Thanks so much. I was wondering about lows after landing but we thought we could have him check a little more often while flying and eat a few more carbs if he was low instead of him not wearing the pod. He would not go for that.

Ok I will check that out also. Thanks so much for all of the advice and information. This website is a Godsend.

I’ve been wondering about flying with an Omnipod, too. My 13 yo son was on MDI for 7 years before switching to the pump last year. We, too, are flying this summer. What Daneenm says is reassuring!

We have flown several times (long flights) and never noticed any problem with insulin delivery. In fact, this is the first time I have heard that there was an issue due to pressure. Was the source reliable? Also, we never had any problems getting through security with the pods, the PDM or supplies. They see this all the time and are quite familiar with this stuff. You can fly with complete assurance that all will be OK. Just bring extra supplies in your carry on bag. Have a good trip!

Joey, the article was on the web page asweetlife.org. The title is "What you should know about flying with an insulin pump." The author wears the Asante Snap. It is an interesting article. Thanks for all the information. We flew before when he was on injections and the only problem we had was the juice boxes. They eventually let us go with them but they had to be wiped down. No big deal.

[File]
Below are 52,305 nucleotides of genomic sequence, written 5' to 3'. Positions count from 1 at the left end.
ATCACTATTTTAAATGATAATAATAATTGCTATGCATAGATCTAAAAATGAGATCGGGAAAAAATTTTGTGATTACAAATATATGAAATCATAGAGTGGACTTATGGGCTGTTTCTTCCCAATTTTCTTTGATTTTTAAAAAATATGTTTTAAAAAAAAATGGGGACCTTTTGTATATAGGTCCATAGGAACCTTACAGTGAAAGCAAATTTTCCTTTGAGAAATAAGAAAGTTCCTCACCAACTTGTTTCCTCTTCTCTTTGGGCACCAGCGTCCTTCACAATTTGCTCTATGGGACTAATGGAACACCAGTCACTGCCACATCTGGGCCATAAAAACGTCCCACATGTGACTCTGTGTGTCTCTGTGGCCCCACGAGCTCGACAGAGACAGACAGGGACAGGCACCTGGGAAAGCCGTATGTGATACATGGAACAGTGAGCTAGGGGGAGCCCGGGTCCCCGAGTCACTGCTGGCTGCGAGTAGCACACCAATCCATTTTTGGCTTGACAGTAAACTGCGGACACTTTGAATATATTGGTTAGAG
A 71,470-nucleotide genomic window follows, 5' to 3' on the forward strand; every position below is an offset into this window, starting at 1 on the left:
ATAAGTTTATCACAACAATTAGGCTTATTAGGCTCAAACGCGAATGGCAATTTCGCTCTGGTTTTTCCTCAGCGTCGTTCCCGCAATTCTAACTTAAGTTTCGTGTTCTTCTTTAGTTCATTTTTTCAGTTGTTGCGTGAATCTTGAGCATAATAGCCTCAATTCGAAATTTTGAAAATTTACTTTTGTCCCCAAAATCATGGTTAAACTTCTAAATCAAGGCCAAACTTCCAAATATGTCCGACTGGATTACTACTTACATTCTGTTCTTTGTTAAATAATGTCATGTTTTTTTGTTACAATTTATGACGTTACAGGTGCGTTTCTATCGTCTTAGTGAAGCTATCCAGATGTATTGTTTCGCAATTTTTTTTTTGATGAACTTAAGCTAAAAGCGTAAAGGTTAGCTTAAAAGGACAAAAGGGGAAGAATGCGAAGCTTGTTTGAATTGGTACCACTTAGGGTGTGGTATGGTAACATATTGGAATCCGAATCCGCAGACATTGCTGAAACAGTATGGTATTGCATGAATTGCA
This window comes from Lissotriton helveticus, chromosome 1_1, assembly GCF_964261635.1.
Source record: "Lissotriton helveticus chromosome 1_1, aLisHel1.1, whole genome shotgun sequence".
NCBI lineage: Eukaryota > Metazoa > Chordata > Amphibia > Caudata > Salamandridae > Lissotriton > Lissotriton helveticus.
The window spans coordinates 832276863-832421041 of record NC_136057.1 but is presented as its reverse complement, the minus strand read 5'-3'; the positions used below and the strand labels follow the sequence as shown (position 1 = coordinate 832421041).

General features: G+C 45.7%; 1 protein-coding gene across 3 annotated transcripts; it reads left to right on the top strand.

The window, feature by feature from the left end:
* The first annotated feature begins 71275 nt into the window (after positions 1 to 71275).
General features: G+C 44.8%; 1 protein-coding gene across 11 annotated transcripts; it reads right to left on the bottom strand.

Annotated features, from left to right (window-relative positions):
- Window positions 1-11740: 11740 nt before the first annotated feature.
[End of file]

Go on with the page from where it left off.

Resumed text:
Betsy, our son did MDI for 5 years (dx at 20 months) and would not entertain a pump at all. We were in for a regular quarterly checkup with his endo and the CDE showed him a pod. He decided on the spot that the pod was for him and he has never looked back. Turns out his reaction was always to the tubing and the fact that other pumps are so visible. Once he saw the tubeless pod, he was sold. Honestly, I was surprised when he finally told me his reasons for not wanting a pump, since he would openly discuss T1D with anyone who would ask. In the end, since he was the one who has to wear it, we let it be his decision.

Yes we are letting him decide and thankfully the BC government has extended paying for one until 25...so he has lots of time to decide. Thanks so much for sharing.

We just flew with my son on a short domestic (US) flight with an omnipod. No problems. He did get a little low on one flight, but he had some juice and was fine. Just make sure you test on board. No problems going through security. It didn't set off the metal detector and the TSA agents did not show any extra interest in our equipment.

Hi...this isn't about flying, but rather, the Omnipod. My daughter, age 12, has been T1D for over two years, doing MDI. She has a Dexcom, which she loves, that she wears on her arm. We are contemplating an Omnipod, but I'm assuming she'd have to wear that on her other arm (not too fond of that idea because the skin on her arms will never get a break.) She's thin so I don't think she could wear it anywhere else. Anyone else have an Omnipod and a CGM on both their arms? Thanks, Marnie

My son has almost no fat anywhere on his body. We use his tush and the fronts of his thighs (toward the inside where the skin is a bit looser) most often. We will use his left arm occasionally, but he doesn't really like it on his arms, so the other sites are better in his opinion.